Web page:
#4571 – 2011 First-Class Forever Stamp - Holiday Baubles: Green and Red Wavy Line Ornament (Ashton Potter)

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U.S. #4571

2011 44¢ Red and Green Holiday Baubles

Contemporary Christmas


Issue Date: October 13, 2011

City: New York, NY

Quantity: 150,000,000

Printed By: Ashton Potter

Printing Method: Offset, Microprint "USPS"

Color: Multicolored

An abundance of clear water, sand, and timber made the town of Lauscha, Germany, the perfect location for skilled glassblowers to settle.  In the 16th century, the Lauscha artists set up ovens in their homes.  Over the next 300 years, families worked together to craft drinking glasses, bowls, and decorative beads.  

In 1847, the glassblowers started making molded glass ornaments to sell at Christmas markets.  The balls shimmered from silver that had been swirled inside.  Decorations shaped like fruits, nuts, and intricate flowers were crafted.  Their popularity grew quickly, and soon Christmas trees all over Germany were graced with these glass ornaments.  

In Britain, decorated trees were not popular until the beloved queen was pictured with one.  Queen Victoria married Prince Albert of Germany, who brought his Christmas traditions with him.  After an English magazine pictured the royal family around their tree, every fashionable family in England and the U.S. had to have a tree of their own.  When Lauscha’s glass ornaments were imported to England, they were an instant success.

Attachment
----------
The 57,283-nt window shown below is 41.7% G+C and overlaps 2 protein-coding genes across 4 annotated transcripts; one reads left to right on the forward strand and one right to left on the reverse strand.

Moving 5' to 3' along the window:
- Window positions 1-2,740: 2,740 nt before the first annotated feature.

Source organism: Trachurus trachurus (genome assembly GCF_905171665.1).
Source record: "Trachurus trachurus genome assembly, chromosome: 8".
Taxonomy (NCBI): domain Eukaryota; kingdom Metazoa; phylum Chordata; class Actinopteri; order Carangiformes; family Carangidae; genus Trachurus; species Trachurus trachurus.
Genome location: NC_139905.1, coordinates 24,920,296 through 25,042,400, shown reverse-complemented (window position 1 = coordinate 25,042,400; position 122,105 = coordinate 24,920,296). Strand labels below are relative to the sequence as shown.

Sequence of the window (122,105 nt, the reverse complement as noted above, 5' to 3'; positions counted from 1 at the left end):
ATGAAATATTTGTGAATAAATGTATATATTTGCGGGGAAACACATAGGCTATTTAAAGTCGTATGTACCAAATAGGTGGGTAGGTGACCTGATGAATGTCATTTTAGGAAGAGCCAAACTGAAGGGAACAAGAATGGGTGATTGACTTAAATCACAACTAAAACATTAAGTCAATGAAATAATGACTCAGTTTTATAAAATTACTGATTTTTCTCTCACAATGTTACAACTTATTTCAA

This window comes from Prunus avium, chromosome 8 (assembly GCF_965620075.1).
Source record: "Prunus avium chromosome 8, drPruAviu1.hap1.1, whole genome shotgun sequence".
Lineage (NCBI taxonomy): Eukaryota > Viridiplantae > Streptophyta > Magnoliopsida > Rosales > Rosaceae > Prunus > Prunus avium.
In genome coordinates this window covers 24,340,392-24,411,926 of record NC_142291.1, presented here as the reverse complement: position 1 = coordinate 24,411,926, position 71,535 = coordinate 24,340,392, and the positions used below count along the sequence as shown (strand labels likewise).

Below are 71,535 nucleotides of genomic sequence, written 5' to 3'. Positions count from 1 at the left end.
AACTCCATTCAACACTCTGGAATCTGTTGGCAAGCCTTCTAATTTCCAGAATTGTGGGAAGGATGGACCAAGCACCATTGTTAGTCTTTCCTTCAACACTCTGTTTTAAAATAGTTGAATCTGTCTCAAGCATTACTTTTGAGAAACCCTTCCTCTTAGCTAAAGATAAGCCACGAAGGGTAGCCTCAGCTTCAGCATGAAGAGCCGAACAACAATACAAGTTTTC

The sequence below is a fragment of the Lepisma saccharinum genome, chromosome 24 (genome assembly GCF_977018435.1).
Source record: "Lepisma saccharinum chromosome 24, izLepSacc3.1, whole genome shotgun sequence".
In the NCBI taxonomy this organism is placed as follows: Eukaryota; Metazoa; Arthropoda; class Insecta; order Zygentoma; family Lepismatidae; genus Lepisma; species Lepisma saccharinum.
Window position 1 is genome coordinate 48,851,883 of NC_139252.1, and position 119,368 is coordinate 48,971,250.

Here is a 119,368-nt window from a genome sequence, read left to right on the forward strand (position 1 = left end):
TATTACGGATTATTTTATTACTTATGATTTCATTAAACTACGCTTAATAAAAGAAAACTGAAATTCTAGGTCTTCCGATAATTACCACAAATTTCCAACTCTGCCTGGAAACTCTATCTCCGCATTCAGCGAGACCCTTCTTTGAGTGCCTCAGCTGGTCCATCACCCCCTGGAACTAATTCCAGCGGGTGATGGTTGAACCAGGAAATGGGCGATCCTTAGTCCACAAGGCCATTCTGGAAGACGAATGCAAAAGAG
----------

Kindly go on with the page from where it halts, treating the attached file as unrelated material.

Even today, expert glassblowers in Lauscha continue to create the delicate ornaments that became a Christmas tradition generations ago. 
 

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U.S. #4571

2011 44¢ Red and Green Holiday Baubles

Contemporary Christmas


Issue Date: October 13, 2011

City: New York, NY

Quantity: 150,000,000

Printed By: Ashton Potter

Printing Method: Offset, Microprint "USPS"

Color: Multicolored

An abundance of clear water, sand, and timber made the town of Lauscha, Germany, the perfect location for skilled glassblowers to settle.  In the 16th century, the Lauscha artists set up ovens in their homes.  Over the next 300 years, families worked together to craft drinking glasses, bowls, and decorative beads.  

In 1847, the glassblowers started making molded glass ornaments to sell at Christmas markets.  The balls shimmered from silver that had been swirled inside.  Decorations shaped like fruits, nuts, and intricate flowers were crafted.  Their popularity grew quickly, and soon Christmas trees all over Germany were graced with these glass ornaments.  

In Britain, decorated trees were not popular until the beloved queen was pictured with one.  Queen Victoria married Prince Albert of Germany, who brought his Christmas traditions with him.  After an English magazine pictured the royal family around their tree, every fashionable family in England and the U.S. had to have a tree of their own.  When Lauscha’s glass ornaments were imported to England, they were an instant success.

Even today, expert glassblowers in Lauscha continue to create the delicate ornaments that became a Christmas tradition generations ago.